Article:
One of the things that I personally like about granular MMM as opposed to standard MMM is that you can start including all these external factors in the model, right? So that's one of the things that MTA definitely has a challenge with respect to that. Because now that we are in this area in this period of time, things have changed.

BREA: Yeah.

SADEGH: Some things might have temporarily been on hold, but some things might have permanently shifted. For example, consumer behavior, we can hypothesize that it has probably permanently shifted. Like a lot of things that were happening offline are going to be happening online.

Even the field that I'm now interested in, healthcare: Telemedicine was really more like an experimental. Nobody took it seriously eight months ago.

BREA: Right, right. Yeah.

SADEGH: Now it's becoming mainstream.

BREA: Yeah.

SADEGH: And I don't think this is going to go away after Covid is over. Many other things. So I think that understanding those consumer behavior shifts is going to be critical. I think MTA will have huge challenges trying to measure that. Again, because it's narrow.

BREA: It's very narrow and blinkered now.

SADEGH: It's very narrow. A lot of things that I've seen that a lot of folks in many companies, they want to focus, and they think that OK, the best way to get out of this is give an offer and promotions. But do you want to really do that? Or how you can optimize that? Is really offers and promotions the solution to slow the sales? Or are there other ways that you can do this?

Another big thing is how, if you're building models that, or solutions that, use data across a bigger period prior and post-Covid—and for example, for granular MMM, that's going to be very important, because usually you have to look at this one year, preferably two or three years of data—and then blending these periods are going to be extremely difficult, right? Because pre-Covid and with post-Covid now, how you can smartly blend the data, I think that's one thing that many, I think, advertisers should be thinking about at this point.

Now, I think, if I want to, again, from the what's the best thing to do at this point? I think understanding consumer behavior changes, shifts is extremely important. Maybe running some tests, small tests. Whether that's offering offers and promotions or any other things that you want to test in the new market, I think that's the way to go. Start small and experiment and collect some data. And then also how smartly you can blend your data prior and after this Covid broke out, or the pandemic, it is going to be, I think, very important.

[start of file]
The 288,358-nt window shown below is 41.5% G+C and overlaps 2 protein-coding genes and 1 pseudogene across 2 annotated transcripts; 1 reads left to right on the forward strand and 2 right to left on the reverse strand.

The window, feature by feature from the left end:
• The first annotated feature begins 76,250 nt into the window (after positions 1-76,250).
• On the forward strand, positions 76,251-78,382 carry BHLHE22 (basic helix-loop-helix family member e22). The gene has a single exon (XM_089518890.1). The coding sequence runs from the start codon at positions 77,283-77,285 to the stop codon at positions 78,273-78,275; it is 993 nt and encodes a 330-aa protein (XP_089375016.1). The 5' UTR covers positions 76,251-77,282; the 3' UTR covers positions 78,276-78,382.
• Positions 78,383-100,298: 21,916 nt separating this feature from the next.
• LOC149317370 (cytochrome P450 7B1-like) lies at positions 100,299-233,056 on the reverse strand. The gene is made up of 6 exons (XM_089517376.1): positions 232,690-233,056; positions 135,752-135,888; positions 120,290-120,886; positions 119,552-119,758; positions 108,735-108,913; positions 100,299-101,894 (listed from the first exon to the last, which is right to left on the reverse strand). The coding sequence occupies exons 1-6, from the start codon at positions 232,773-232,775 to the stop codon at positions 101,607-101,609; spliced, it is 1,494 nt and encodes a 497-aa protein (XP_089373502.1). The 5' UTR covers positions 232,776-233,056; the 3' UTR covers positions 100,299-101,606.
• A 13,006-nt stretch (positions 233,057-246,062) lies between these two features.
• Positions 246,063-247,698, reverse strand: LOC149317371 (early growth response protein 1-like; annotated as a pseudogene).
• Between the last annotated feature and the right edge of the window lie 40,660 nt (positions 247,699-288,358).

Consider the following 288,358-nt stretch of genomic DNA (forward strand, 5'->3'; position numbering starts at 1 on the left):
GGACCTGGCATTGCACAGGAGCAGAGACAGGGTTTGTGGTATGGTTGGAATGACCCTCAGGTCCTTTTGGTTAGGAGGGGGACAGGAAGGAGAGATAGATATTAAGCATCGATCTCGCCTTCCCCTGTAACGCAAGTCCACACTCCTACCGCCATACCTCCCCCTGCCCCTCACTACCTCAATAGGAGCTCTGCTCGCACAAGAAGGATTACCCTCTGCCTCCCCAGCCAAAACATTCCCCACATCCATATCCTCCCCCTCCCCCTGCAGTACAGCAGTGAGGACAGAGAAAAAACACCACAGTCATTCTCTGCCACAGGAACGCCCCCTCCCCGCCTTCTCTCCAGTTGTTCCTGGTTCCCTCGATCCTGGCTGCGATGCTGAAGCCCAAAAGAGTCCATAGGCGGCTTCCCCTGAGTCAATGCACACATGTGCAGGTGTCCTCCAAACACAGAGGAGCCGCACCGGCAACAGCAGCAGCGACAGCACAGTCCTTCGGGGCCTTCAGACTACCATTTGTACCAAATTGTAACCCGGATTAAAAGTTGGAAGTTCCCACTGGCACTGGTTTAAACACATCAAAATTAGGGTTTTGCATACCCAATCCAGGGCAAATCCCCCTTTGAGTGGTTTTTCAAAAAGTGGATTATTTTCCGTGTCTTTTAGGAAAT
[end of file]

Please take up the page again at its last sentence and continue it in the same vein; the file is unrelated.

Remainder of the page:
BREA: That's very helpful. You know, a popular—I mean, to put a buzzword on it—a popular question right now from clients is like, how do I do personalization 2.0? Whatever that means. Whatever 1.0 was. And a lot of people are tempted in trying to, when they go to that level of grain of action, to go to a super deep level of grain of analysis and repricing of the channels.

And I think what I'm taking from this conversation—and I don't mean to put words in your mouth, but just distilling it for myself here—that is really, really powerful is this notion of trust but verify. When you're using MTA, be sure that the data is good in the place that you're applying it. Start by applying it narrowly. But make sure that you do not lose sight of the bigger picture of the other factors outside of whether or not testing should be in the mix to sort of supplement this. A very much of a human in the loop kind of a philosophy to what you're doing as opposed to thinking of it as this thing that is just basically a black box implementation and then you sort of run with it. That's actually really valuable.

So I wanted to ask a little bit about your latest venture. You're up to some really cool stuff now. Before we go, I wanted to hear a little bit about that, how you navigated to that idea, and how it extends what you've been doing in the past?

SADEGH: Absolutely. I'm focusing now on my company Change Squared. I'm focusing on, or we're focusing on, healthcare at this point.